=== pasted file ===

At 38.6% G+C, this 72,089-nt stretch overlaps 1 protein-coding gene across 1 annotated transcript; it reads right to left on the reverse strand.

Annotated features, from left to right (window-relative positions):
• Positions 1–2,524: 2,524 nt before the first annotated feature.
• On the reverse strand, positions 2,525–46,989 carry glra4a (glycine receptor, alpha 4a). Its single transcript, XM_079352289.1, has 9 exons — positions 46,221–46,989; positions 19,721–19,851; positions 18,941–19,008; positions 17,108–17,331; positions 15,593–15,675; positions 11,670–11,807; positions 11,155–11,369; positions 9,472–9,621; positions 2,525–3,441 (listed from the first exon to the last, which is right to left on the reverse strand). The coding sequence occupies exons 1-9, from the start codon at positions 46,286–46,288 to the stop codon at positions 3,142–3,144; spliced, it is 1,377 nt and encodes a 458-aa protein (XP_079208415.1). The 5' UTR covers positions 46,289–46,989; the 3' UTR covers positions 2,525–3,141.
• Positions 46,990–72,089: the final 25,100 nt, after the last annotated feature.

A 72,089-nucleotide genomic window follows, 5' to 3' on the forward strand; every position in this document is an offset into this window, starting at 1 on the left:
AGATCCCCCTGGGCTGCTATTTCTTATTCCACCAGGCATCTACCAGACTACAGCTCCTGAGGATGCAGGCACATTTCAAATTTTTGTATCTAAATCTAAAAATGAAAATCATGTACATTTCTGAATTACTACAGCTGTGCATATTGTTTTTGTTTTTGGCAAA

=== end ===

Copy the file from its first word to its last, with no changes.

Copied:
At 38.6% G+C, this 72,089-nt stretch overlaps 1 protein-coding gene across 1 annotated transcript; it reads right to left on the reverse strand.

Annotated features, from left to right (window-relative positions):
• Positions 1–2,524: 2,524 nt before the first annotated feature.
• On the reverse strand, positions 2,525–46,989 carry glra4a (glycine receptor, alpha 4a). Its single transcript, XM_079352289.1, has 9 exons — positions 46,221–46,989; positions 19,721–19,851; positions 18,941–19,008; positions 17,108–17,331; positions 15,593–15,675; positions 11,670–11,807; positions 11,155–11,369; positions 9,472–9,621; positions 2,525–3,441 (listed from the first exon to the last, which is right to left on the reverse strand). The coding sequence occupies exons 1-9, from the start codon at positions 46,286–46,288 to the stop codon at positions 3,142–3,144; spliced, it is 1,377 nt and encodes a 458-aa protein (XP_079208415.1). The 5' UTR covers positions 46,289–46,989; the 3' UTR covers positions 2,525–3,141.
• Positions 46,990–72,089: the final 25,100 nt, after the last annotated feature.

A 72,089-nucleotide genomic window follows, 5' to 3' on the forward strand; every position in this document is an offset into this window, starting at 1 on the left:
AGATCCCCCTGGGCTGCTATTTCTTATTCCACCAGGCATCTACCAGACTACAGCTCCTGAGGATGCAGGCACATTTCAAATTTTTGTATCTAAATCTAAAAATGAAAATCATGTACATTTCTGAATTACTACAGCTGTGCATATTGTTTTTGTTTTTGGCAAA